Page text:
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Note: This document is from the archive of the Africa Policy E-Journal, published by the Africa Policy Information Center (APIC) from 1995 to 2001 and by Africa Action from 2001 to 2003. APIC was merged into Africa Action in 2001. Please note that many outdated links in this archived document may not work.

Africa: Gauteng Declaration on Debt

Africa: Gauteng Declaration on Debt
Date distributed (ymd): 990408
Document reposted by APIC

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Region: Continent-Wide
Issue Areas: +economy/development+
Summary Contents:
This posting contains the text of the Gauteng Declaration issued by delegates at the Southern African Debt Summit in Johannesburg, 21 March 1999. It also contains a statement by the Canadian Ecumenical Jubilee Initiative on new Canadian proposals for debt cancellation. For additional links and background see the Africa Policy debt page (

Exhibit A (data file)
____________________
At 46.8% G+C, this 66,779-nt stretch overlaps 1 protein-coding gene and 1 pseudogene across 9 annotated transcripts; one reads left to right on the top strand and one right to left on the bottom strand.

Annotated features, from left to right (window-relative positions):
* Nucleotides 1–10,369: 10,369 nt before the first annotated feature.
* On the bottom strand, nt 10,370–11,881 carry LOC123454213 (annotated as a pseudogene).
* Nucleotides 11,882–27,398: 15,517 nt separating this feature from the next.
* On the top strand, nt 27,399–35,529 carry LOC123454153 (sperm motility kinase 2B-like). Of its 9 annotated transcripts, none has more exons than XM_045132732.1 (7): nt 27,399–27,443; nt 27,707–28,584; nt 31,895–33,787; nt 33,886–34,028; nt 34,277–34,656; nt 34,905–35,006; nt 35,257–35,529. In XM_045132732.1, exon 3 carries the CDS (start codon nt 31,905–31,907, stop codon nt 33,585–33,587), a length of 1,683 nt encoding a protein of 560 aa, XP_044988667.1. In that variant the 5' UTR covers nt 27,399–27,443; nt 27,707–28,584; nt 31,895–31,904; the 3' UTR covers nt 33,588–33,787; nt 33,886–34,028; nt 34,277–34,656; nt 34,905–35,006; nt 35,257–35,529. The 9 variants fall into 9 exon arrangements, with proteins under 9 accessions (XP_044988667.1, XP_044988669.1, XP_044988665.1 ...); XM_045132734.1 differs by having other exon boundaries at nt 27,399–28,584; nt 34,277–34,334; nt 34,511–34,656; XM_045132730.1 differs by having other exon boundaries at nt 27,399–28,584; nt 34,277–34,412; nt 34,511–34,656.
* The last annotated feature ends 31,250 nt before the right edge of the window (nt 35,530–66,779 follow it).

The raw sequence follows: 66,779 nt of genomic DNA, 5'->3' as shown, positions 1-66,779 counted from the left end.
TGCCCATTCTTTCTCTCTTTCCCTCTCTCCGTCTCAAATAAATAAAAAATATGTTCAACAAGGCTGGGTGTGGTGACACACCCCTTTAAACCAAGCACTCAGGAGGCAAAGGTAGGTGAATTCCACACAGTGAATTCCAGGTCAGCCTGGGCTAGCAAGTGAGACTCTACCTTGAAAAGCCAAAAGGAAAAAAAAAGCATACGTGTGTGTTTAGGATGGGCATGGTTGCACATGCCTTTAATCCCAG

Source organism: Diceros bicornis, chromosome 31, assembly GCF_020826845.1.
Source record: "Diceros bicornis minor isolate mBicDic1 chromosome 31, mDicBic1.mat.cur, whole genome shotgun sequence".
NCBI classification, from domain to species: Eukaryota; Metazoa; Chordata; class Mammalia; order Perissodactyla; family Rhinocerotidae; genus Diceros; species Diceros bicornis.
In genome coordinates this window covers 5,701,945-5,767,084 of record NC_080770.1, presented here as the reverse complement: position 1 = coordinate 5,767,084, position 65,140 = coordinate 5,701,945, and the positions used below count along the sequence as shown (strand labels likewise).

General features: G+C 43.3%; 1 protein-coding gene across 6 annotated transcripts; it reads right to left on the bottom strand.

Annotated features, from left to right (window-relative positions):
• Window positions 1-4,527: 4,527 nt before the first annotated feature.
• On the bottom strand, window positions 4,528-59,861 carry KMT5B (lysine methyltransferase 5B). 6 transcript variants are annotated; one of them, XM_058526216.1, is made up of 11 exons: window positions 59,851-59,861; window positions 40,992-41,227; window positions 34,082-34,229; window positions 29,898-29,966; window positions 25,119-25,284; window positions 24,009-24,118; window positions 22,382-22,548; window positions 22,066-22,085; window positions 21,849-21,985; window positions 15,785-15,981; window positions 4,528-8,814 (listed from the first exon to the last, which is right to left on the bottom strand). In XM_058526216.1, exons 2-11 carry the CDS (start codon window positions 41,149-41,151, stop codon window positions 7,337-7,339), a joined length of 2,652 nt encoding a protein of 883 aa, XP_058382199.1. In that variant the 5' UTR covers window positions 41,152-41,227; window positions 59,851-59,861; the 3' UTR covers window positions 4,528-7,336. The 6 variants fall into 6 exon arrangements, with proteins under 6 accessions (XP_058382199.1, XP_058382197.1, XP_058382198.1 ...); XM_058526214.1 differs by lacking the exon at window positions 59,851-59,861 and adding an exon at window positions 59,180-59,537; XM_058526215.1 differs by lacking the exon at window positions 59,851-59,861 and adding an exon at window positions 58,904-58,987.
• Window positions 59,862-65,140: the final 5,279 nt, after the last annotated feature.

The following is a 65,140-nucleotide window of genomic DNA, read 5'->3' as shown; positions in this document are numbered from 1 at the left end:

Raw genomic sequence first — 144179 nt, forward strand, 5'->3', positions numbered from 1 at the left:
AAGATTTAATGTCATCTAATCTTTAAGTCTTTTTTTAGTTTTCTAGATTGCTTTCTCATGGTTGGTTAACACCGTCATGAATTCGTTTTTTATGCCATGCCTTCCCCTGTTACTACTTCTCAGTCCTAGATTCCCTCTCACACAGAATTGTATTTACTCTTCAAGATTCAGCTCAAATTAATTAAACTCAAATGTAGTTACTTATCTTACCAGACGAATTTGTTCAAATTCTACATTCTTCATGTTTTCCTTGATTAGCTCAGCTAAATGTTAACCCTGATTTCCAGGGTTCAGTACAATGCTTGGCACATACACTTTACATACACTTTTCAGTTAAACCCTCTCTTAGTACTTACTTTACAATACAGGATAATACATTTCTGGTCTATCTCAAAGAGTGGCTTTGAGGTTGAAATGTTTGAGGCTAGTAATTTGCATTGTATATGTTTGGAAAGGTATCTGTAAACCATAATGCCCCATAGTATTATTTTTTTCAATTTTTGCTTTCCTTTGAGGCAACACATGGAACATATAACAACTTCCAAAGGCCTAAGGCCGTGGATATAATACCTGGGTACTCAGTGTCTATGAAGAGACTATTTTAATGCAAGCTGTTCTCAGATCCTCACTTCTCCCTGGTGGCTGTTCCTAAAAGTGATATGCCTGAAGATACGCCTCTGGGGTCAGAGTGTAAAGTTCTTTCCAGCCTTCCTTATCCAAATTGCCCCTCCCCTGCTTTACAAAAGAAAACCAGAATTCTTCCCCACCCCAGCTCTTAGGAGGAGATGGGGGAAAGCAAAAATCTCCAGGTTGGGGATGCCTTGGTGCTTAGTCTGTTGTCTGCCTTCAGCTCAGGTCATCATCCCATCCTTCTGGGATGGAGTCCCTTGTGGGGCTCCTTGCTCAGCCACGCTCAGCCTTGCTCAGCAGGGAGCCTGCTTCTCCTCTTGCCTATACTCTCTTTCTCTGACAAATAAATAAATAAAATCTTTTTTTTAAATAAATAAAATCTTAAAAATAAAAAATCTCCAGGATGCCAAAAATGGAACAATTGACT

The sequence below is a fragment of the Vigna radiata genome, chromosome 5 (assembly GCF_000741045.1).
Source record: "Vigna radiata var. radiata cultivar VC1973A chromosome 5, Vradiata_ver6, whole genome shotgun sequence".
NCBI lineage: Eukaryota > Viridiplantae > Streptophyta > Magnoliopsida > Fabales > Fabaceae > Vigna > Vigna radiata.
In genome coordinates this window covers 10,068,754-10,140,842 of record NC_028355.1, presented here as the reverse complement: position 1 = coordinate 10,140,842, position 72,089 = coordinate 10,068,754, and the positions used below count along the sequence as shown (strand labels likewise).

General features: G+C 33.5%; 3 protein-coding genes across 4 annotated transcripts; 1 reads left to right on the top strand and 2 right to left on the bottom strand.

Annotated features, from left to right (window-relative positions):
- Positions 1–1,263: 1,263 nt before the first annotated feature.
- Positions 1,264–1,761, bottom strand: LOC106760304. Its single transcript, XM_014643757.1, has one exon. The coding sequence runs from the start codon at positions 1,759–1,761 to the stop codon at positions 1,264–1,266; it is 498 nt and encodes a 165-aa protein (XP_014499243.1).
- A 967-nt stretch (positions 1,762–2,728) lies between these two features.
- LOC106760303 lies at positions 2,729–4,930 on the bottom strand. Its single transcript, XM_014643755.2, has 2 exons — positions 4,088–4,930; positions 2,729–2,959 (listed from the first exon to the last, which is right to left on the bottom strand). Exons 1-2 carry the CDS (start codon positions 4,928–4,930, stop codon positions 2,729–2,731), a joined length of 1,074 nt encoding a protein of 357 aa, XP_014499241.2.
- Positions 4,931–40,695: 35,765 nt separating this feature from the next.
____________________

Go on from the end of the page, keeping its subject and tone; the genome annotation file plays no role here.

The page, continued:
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APIC Book Note

**New and Highly Recommended**

Thandika Mkandawire and Charles C. Soludo, Our Continent, Our Future: African Perspectives on Structural Adjustment. Trenton, NJ and Asmara, Eritrea: Africa World Press, 1999. 176 pp. Paperback. $21.95 list price (discount available on Jointly published with International Development Research Centre (Ottawa, Canada) and CODESRIA (Dakar, Senegal). ISBN: 086543705X

Must reading for anyone concerned to understand African development strategies. Particularly recommended for those involved in the debate about trade and new U.S. policies towards Africa. Written as a synthesis of work by leading African social scientists, this book is concise, clear, non-rhetorical and solidly based on empirical work. It not only provides a devastating critique of standard "structural adjustment" models, but also lays out an alternative strategy for African-directed growth and development. -- William Minter, APIC Senior Research Fellow